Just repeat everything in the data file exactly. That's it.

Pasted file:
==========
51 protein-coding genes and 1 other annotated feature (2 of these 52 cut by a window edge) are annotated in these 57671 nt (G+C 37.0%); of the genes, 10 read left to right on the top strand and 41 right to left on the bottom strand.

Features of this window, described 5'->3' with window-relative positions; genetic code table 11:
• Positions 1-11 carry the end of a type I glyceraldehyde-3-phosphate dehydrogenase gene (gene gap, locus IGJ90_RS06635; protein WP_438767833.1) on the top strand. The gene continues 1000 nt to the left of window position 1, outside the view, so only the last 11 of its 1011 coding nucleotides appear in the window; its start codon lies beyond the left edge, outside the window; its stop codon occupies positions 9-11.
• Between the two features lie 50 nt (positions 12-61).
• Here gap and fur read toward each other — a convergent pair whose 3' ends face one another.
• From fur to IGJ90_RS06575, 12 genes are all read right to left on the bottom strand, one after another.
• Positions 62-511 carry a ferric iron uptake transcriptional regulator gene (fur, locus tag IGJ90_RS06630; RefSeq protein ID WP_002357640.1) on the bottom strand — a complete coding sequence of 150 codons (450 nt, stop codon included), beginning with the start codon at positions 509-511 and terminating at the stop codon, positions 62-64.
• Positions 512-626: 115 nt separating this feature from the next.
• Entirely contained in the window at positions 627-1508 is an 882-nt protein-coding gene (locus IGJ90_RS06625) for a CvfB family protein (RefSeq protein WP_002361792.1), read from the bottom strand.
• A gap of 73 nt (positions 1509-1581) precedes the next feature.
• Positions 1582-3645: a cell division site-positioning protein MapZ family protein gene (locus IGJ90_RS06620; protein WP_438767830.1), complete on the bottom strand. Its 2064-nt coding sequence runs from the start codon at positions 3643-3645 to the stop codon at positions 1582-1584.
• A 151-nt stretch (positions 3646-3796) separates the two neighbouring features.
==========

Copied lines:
51 protein-coding genes and 1 other annotated feature (2 of these 52 cut by a window edge) are annotated in these 57671 nt (G+C 37.0%); of the genes, 10 read left to right on the top strand and 41 right to left on the bottom strand.

Features of this window, described 5'->3' with window-relative positions; genetic code table 11:
• Positions 1-11 carry the end of a type I glyceraldehyde-3-phosphate dehydrogenase gene (gene gap, locus IGJ90_RS06635; protein WP_438767833.1) on the top strand. The gene continues 1000 nt to the left of window position 1, outside the view, so only the last 11 of its 1011 coding nucleotides appear in the window; its start codon lies beyond the left edge, outside the window; its stop codon occupies positions 9-11.
• Between the two features lie 50 nt (positions 12-61).
• Here gap and fur read toward each other — a convergent pair whose 3' ends face one another.
• From fur to IGJ90_RS06575, 12 genes are all read right to left on the bottom strand, one after another.
• Positions 62-511 carry a ferric iron uptake transcriptional regulator gene (fur, locus tag IGJ90_RS06630; RefSeq protein ID WP_002357640.1) on the bottom strand — a complete coding sequence of 150 codons (450 nt, stop codon included), beginning with the start codon at positions 509-511 and terminating at the stop codon, positions 62-64.
• Positions 512-626: 115 nt separating this feature from the next.
• Entirely contained in the window at positions 627-1508 is an 882-nt protein-coding gene (locus IGJ90_RS06625) for a CvfB family protein (RefSeq protein WP_002361792.1), read from the bottom strand.
• A gap of 73 nt (positions 1509-1581) precedes the next feature.
• Positions 1582-3645: a cell division site-positioning protein MapZ family protein gene (locus IGJ90_RS06620; protein WP_438767830.1), complete on the bottom strand. Its 2064-nt coding sequence runs from the start codon at positions 3643-3645 to the stop codon at positions 1582-1584.
• A 151-nt stretch (positions 3646-3796) separates the two neighbouring features.